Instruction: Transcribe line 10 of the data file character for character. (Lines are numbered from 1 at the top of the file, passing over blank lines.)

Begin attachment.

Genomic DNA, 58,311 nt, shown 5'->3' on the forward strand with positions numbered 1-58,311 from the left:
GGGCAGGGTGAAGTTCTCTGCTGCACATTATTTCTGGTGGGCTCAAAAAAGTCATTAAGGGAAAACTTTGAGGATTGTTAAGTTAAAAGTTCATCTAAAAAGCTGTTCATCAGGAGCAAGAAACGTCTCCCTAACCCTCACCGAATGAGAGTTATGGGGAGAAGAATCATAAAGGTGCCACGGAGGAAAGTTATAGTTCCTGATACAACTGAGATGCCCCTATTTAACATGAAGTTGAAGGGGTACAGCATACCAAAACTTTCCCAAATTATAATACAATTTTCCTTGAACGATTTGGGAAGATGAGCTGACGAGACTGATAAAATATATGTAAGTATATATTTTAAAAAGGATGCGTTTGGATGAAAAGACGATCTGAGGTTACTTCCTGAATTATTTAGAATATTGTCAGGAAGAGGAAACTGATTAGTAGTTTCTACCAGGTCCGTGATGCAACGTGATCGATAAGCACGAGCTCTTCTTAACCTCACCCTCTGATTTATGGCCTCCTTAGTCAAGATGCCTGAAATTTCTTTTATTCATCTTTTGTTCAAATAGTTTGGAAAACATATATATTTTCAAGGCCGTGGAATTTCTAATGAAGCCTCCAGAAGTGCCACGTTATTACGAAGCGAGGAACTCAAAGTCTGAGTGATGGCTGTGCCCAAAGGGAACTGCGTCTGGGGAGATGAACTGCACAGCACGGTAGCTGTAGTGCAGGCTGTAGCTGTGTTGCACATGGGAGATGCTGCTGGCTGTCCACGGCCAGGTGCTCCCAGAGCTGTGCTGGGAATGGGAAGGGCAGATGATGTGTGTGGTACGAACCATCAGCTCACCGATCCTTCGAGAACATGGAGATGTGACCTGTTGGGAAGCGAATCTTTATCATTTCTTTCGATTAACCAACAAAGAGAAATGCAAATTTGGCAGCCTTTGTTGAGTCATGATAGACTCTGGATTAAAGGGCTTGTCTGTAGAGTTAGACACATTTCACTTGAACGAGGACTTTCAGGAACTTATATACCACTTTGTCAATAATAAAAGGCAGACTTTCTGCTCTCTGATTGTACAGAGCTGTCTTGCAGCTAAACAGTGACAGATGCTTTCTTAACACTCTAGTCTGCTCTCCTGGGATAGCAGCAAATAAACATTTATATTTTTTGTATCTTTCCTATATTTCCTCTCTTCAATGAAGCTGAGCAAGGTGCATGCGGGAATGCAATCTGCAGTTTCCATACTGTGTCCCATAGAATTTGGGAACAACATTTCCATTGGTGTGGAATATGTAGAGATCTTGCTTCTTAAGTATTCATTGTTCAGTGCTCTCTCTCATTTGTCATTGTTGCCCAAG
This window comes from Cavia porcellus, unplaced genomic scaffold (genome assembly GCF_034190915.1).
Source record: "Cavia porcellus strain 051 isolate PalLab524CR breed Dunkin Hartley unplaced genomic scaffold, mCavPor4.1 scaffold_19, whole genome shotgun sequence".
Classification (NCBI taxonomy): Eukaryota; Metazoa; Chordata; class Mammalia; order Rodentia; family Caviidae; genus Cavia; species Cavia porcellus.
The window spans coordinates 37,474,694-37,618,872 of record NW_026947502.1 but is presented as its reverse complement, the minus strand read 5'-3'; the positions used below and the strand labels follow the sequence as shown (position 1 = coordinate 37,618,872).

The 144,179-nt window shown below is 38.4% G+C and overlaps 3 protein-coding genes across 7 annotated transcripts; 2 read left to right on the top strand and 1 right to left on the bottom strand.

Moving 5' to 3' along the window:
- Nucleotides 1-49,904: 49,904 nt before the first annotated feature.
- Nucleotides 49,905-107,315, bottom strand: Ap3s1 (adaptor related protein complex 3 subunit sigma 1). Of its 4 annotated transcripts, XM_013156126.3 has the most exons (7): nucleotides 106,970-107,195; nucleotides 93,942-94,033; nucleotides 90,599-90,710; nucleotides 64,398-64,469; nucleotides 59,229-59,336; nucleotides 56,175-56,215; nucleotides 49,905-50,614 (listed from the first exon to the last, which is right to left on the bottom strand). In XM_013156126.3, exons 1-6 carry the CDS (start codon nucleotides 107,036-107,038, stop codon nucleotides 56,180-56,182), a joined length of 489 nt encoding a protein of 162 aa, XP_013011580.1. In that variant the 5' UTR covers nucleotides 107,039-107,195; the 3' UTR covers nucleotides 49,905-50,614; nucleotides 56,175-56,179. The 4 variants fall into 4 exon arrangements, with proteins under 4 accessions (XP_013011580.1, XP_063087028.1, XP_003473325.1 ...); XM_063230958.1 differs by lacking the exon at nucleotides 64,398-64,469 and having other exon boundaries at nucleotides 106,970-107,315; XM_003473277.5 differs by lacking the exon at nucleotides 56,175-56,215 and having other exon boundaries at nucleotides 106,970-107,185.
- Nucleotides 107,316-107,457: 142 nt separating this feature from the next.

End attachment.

- Nucleotides 49,905-107,315, bottom strand: Ap3s1 (adaptor related protein complex 3 subunit sigma 1). Of its 4 annotated transcripts, XM_013156126.3 has the most exons (7): nucleotides 106,970-107,195; nucleotides 93,942-94,033; nucleotides 90,599-90,710; nucleotides 64,398-64,469; nucleotides 59,229-59,336; nucleotides 56,175-56,215; nucleotides 49,905-50,614 (listed from the first exon to the last, which is right to left on the bottom strand). In XM_013156126.3, exons 1-6 carry the CDS (start codon nucleotides 107,036-107,038, stop codon nucleotides 56,180-56,182), a joined length of 489 nt encoding a protein of 162 aa, XP_013011580.1. In that variant the 5' UTR covers nucleotides 107,039-107,195; the 3' UTR covers nucleotides 49,905-50,614; nucleotides 56,175-56,179. The 4 variants fall into 4 exon arrangements, with proteins under 4 accessions (XP_013011580.1, XP_063087028.1, XP_003473325.1 ...); XM_063230958.1 differs by lacking the exon at nucleotides 64,398-64,469 and having other exon boundaries at nucleotides 106,970-107,315; XM_003473277.5 differs by lacking the exon at nucleotides 56,175-56,215 and having other exon boundaries at nucleotides 106,970-107,185.